First off, it’s great to be back in the US. After nearly three years of deployed time in Iraq, I’m fairly confident this was my last trip there. Obviously, after devoting the better part of my 20’s to either prepping for a deployment, or actually deployed, I have a fairly vested interest in Iraq; and also the American perception of our efforts in Iraq. Over the last week, there has been a tremendous amount of coverage regarding the formal end of combat operations in Iraq yesterday, 31 August. Yesterday Operation Iraqi Freedom ended and today brought the first day of Operation New Dawn and a new USFI Commanding General. Having worked extensively with the Diyala Provincial Reconstruction Team, I gained a solid and comprehensive understanding of the way ahead in Iraq. For the most part, I am a fan; it’s not perfect but I am just happy the State Department is finally taking the lead in Iraq.
Back to the topic at hand, the major headline in the news has been the end of formal combat operations and a transition to Stability Ops today (here, here and here). The reality though is that we really transitioned to stability ops as a force preemptively in December 2008 when conventional forces were bound to the Status of Forces Agreement (SOFA). After SOFA, our ability to execute offensive operations was severely hampered by the Iraqi Security Forces, and pretty much the entire Government of Iraq (GoI). The post-SOFA reality for US Forces is that it has become more dangerous to operate with each passing day as our intelligence assets are pulled further away from its most important asset, the host nation population. Without good Human Intelligence the rest of our “int’s” become weaker and our ground forces suffer exponentially.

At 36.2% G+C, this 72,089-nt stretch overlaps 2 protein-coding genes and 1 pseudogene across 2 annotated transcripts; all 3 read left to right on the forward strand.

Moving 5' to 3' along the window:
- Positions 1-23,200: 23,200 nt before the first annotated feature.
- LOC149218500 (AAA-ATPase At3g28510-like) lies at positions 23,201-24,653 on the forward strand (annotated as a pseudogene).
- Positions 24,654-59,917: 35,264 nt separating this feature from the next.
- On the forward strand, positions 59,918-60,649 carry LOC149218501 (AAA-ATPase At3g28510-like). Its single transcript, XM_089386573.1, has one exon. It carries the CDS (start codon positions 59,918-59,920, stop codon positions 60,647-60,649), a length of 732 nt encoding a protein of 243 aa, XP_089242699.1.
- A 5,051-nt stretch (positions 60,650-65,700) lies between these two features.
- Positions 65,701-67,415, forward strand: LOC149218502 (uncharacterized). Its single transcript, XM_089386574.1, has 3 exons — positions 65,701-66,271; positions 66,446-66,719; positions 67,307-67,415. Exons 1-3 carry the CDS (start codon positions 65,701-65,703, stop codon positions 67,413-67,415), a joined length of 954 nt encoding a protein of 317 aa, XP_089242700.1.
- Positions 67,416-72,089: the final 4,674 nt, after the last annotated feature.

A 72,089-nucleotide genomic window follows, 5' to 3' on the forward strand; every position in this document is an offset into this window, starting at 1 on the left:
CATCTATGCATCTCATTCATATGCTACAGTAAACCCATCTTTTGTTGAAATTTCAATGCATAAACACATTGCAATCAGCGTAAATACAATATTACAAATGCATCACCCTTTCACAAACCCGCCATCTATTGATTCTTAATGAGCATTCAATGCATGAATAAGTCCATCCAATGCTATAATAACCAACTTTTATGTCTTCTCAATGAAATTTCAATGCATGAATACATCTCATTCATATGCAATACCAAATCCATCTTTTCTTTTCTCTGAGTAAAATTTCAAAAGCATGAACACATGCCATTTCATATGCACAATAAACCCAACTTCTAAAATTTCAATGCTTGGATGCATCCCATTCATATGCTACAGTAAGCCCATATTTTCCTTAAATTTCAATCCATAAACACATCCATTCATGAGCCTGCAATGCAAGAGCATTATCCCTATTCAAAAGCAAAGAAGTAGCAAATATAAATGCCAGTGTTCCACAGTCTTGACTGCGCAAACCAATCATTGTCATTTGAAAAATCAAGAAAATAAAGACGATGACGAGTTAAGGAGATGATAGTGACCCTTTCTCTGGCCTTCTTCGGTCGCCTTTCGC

The other significant news last week was 4-2 Stryker Brigade Combat Team’s execution of the last “combat patrol” in Iraq, which in all reality was a ground movement of their Strykers to Kuwait for movement back to the States. 4-2 SBCT was the last Brigade Combat Team in Iraq; now all that’s left are Advise and Assist Brigades. I love a good re-branding. A bunch of extra Field Grade Officers added to a Brigade Combat Team does not significantly alter the fact that these Brigades are still combat formations.
The reality: next week will be the same as last week for those living and serving in Iraq. There is still a lot of work to be done in Iraq. There is a significant ongoing SOF counter-terror mission that should not cease any time soon; evidence can be seen here. A new Iraqi government is nowhere in sight. Corruption and graft continue to plague the country. There is work to be done but we need a willing partner moving ahead, something that has been missing in Iraq for a long time.